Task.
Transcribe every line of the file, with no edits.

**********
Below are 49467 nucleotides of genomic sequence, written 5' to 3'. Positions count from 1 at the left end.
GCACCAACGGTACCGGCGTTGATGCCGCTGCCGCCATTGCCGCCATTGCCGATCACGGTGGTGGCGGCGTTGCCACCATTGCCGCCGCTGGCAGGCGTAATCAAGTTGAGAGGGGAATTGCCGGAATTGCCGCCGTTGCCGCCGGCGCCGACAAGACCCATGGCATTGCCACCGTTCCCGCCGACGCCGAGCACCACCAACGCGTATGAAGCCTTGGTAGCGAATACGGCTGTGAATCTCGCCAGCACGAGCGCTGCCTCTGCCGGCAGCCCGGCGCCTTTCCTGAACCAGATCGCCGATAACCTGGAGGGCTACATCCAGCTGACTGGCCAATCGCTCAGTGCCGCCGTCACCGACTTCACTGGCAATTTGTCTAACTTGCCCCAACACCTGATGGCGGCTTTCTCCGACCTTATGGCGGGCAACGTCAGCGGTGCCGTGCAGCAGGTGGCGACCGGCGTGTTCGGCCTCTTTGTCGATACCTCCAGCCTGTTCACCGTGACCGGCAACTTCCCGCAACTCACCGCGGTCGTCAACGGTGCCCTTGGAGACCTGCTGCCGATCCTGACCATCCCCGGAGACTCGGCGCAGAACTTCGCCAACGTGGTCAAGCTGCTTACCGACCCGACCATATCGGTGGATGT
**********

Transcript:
Below are 49467 nucleotides of genomic sequence, written 5' to 3'. Positions count from 1 at the left end.
GCACCAACGGTACCGGCGTTGATGCCGCTGCCGCCATTGCCGCCATTGCCGATCACGGTGGTGGCGGCGTTGCCACCATTGCCGCCGCTGGCAGGCGTAATCAAGTTGAGAGGGGAATTGCCGGAATTGCCGCCGTTGCCGCCGGCGCCGACAAGACCCATGGCATTGCCACCGTTCCCGCCGACGCCGAGCACCACCAACGCGTATGAAGCCTTGGTAGCGAATACGGCTGTGAATCTCGCCAGCACGAGCGCTGCCTCTGCCGGCAGCCCGGCGCCTTTCCTGAACCAGATCGCCGATAACCTGGAGGGCTACATCCAGCTGACTGGCCAATCGCTCAGTGCCGCCGTCACCGACTTCACTGGCAATTTGTCTAACTTGCCCCAACACCTGATGGCGGCTTTCTCCGACCTTATGGCGGGCAACGTCAGCGGTGCCGTGCAGCAGGTGGCGACCGGCGTGTTCGGCCTCTTTGTCGATACCTCCAGCCTGTTCACCGTGACCGGCAACTTCCCGCAACTCACCGCGGTCGTCAACGGTGCCCTTGGAGACCTGCTGCCGATCCTGACCATCCCCGGAGACTCGGCGCAGAACTTCGCCAACGTGGTCAAGCTGCTTACCGACCCGACCATATCGGTGGATGT